History of the United States from the Compromise of 1850 to the McKinley-Bryan Campaign of 1896 - Vol. 6

By James Ford Rhodes | Go to book overview

CHAPTER XXXI

A BRIEF summary of my previous chapter may be useful. When Andrew Johnson became President he endeavoured to reconstruct the shattered Union substantially on the lines which Lincoln had laid down. He imposed three conditions on the late Confederate States which they must comply with before they should be entitled to representation in Congress. These were, the repeal of their ordinances of Secession, the abolition of slavery by their conventions and the ratification of the Thirteenth Amendment by their legislatures, and the entire repudiation of their State debts incurred in the prosecution of the War. These conditions were with slight exceptions complied with and, on the assembling of Congress in December 1865, it seemed to Johnson that the senators and representatives elect from the Southern States ought to be admitted to their seats in the Senate and the House. It was evident, however, from the beginning that Congress proposed to have a hand in this important work and through a Joint Committee on Reconstruction and the Committees on the Judiciary they constructed a policy of their own impos

-112-

Notes for this page

Add a new note
If you are trying to select text to create highlights or citations, remember that you must now click or tap on the first word, and then click or tap on the last word.
One moment ...
Default project is now your active project.
Project items

Items saved from this book

This book has been saved
Highlights (0)
Some of your highlights are legacy items.

Highlights saved before July 30, 2012 will not be displayed on their respective source pages.

You can easily re-create the highlights by opening the book page or article, selecting the text, and clicking “Highlight.”

Citations (0)
Some of your citations are legacy items.

Any citation created before July 30, 2012 will labeled as a “Cited page.” New citations will be saved as cited passages, pages or articles.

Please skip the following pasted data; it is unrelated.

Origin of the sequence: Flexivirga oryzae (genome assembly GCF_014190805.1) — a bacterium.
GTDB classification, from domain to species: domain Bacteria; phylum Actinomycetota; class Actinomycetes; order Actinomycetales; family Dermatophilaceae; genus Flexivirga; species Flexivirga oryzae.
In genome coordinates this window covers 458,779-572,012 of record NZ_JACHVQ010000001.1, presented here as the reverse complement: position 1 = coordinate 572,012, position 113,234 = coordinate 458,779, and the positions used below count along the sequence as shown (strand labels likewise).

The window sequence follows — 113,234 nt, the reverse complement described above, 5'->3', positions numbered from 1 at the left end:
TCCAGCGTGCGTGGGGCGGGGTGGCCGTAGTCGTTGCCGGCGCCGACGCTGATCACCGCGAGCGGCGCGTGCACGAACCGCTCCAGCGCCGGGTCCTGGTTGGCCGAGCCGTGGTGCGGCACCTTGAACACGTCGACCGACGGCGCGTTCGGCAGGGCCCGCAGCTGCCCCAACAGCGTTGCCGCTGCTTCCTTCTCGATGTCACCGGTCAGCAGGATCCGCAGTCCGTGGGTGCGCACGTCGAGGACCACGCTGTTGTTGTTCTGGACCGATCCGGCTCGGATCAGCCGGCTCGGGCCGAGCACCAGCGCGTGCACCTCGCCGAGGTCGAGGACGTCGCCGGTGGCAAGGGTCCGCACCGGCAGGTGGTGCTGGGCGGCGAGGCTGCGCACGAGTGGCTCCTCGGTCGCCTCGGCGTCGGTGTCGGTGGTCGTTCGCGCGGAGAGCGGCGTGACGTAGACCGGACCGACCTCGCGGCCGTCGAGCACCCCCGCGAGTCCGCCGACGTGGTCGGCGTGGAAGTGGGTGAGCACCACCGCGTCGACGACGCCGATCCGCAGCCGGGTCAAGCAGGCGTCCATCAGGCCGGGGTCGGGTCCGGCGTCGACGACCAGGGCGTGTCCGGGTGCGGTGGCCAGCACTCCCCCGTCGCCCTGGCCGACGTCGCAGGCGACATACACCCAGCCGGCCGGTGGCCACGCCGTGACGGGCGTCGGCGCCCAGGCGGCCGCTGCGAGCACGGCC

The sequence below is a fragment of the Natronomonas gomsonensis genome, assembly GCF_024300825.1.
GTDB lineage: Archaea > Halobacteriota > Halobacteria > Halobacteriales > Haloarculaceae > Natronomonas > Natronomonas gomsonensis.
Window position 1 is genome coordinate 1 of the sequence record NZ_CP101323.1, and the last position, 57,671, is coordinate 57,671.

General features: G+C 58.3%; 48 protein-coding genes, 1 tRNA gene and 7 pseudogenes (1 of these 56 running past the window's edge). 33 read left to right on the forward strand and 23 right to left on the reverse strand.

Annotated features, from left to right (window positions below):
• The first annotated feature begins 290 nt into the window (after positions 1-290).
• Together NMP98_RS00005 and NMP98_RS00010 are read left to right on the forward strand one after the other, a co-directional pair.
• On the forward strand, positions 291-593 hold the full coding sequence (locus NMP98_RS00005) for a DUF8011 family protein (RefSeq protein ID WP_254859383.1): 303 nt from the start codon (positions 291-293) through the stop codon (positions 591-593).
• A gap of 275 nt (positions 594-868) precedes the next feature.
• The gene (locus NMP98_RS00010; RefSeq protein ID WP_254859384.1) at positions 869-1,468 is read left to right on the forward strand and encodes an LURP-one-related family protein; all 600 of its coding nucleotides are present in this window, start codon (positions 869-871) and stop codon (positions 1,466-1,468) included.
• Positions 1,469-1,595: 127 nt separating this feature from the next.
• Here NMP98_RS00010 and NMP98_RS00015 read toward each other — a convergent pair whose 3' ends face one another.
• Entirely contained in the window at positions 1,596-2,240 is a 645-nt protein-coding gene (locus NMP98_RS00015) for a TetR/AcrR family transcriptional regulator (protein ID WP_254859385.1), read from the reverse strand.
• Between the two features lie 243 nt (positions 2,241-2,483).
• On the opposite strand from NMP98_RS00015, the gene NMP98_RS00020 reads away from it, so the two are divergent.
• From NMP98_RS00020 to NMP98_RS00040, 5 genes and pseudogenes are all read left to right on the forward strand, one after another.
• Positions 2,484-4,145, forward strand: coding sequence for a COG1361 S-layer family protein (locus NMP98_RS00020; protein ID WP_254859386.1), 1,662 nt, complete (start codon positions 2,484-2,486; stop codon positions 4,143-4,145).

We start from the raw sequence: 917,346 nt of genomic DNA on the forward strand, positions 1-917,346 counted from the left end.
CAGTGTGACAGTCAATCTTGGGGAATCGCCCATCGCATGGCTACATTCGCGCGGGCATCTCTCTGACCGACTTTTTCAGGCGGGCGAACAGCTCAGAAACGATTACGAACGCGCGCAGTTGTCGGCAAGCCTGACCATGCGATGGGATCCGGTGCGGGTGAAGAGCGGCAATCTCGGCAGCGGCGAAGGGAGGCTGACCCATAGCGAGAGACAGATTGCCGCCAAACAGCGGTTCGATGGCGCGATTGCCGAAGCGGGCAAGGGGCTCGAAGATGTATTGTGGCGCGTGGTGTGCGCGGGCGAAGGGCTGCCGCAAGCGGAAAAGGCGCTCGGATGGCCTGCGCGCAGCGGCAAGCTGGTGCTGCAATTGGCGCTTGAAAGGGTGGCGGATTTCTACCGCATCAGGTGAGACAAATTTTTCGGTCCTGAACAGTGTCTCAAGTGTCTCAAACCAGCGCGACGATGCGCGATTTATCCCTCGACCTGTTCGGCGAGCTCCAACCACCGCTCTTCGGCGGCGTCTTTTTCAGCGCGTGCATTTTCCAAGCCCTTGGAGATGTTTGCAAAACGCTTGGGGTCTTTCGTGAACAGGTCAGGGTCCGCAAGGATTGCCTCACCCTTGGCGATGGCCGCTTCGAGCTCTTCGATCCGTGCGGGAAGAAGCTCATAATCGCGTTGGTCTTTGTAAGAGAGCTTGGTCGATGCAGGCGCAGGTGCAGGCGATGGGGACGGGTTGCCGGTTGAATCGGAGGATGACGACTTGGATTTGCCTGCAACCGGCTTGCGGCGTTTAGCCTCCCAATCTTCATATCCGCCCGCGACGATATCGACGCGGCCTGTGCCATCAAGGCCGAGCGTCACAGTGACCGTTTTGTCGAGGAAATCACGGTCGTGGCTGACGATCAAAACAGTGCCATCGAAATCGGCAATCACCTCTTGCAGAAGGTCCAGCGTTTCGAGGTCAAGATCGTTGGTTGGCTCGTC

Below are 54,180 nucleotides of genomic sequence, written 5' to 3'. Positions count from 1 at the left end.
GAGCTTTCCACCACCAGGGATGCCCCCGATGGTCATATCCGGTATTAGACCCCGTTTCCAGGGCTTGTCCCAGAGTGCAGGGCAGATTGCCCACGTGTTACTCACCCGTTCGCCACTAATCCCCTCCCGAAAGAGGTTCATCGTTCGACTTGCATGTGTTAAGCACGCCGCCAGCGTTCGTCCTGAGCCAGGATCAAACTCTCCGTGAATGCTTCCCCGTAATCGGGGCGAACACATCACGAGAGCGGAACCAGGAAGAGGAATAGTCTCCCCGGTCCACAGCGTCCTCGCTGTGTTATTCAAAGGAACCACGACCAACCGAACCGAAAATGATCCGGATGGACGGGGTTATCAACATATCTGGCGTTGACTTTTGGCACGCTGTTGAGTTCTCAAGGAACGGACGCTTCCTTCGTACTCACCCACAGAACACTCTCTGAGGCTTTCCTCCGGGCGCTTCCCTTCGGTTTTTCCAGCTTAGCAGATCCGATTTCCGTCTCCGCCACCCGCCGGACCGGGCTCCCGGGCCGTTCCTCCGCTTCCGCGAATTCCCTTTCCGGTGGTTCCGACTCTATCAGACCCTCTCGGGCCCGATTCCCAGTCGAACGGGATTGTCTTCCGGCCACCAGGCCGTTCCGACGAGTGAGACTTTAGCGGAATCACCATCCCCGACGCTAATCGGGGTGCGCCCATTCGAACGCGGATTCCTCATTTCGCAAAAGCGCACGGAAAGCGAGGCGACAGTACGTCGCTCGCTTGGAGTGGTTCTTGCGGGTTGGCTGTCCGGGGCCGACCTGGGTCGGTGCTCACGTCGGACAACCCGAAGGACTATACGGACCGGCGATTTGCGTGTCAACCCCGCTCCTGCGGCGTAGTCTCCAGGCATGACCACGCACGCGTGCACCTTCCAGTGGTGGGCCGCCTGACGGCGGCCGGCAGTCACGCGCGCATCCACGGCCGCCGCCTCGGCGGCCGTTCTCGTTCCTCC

We also added the ability to view new citations from your projects or the book or article where you created them.

Notes (0)
Bookmarks (0)

You have no saved items from this book

Project items include:
  • Saved book/article
  • Highlights
  • Quotes/citations
  • Notes
  • Bookmarks
Notes
Cite this page

Cited page

Style
Citations are available only to our active members.
Sign up now to cite pages or passages in MLA, APA and Chicago citation styles.

(Einhorn, 1992, p. 25)

(Einhorn 25)

1

1. Lois J. Einhorn, Abraham Lincoln, the Orator: Penetrating the Lincoln Legend (Westport, CT: Greenwood Press, 1992), 25, http://www.questia.com/read/27419298.

Cited page

Bookmark this page
History of the United States from the Compromise of 1850 to the McKinley-Bryan Campaign of 1896 - Vol. 6
Table of contents

Table of contents

  • Title Page iii
  • Preface v
  • Contents of the Sixth Volume ix
  • Chapter XXX 1
  • Chapter XXXI 112
  • Chapter XXXII 171
  • Chapter XXXIII 209
  • Chapter XXXIV 269
  • Chapter XXXV 316
  • Chapter XXXVI 347
  • Chapter XXXVII 395
  • Chapter XXXVIII 446
Settings

Settings

Typeface
Text size Smaller Larger Reset View mode
Search within

Search within this book

Look up

Look up a word

  • Dictionary
  • Thesaurus
Please submit a word or phrase above.
Print this page

Print this page

Why can't I print more than one page at a time?

Full screen
/ 488

matching results for page

Cited passage

Style
Citations are available only to our active members.
Sign up now to cite pages or passages in MLA, APA and Chicago citation styles.

"Portraying himself as an honest, ordinary person helped Lincoln identify with his audiences." (Einhorn, 1992, p. 25).

"Portraying himself as an honest, ordinary person helped Lincoln identify with his audiences." (Einhorn 25)

"Portraying himself as an honest, ordinary person helped Lincoln identify with his audiences."1

1. Lois J. Einhorn, Abraham Lincoln, the Orator: Penetrating the Lincoln Legend (Westport, CT: Greenwood Press, 1992), 25, http://www.questia.com/read/27419298.

Cited passage

Thanks for trying Questia!

Please continue trying out our research tools, but please note, full functionality is available only to our active members.

Your work will be lost once you leave this Web page.

For full access in an ad-free environment, sign up now for a FREE, 1-day trial.

Already a member? Log in now.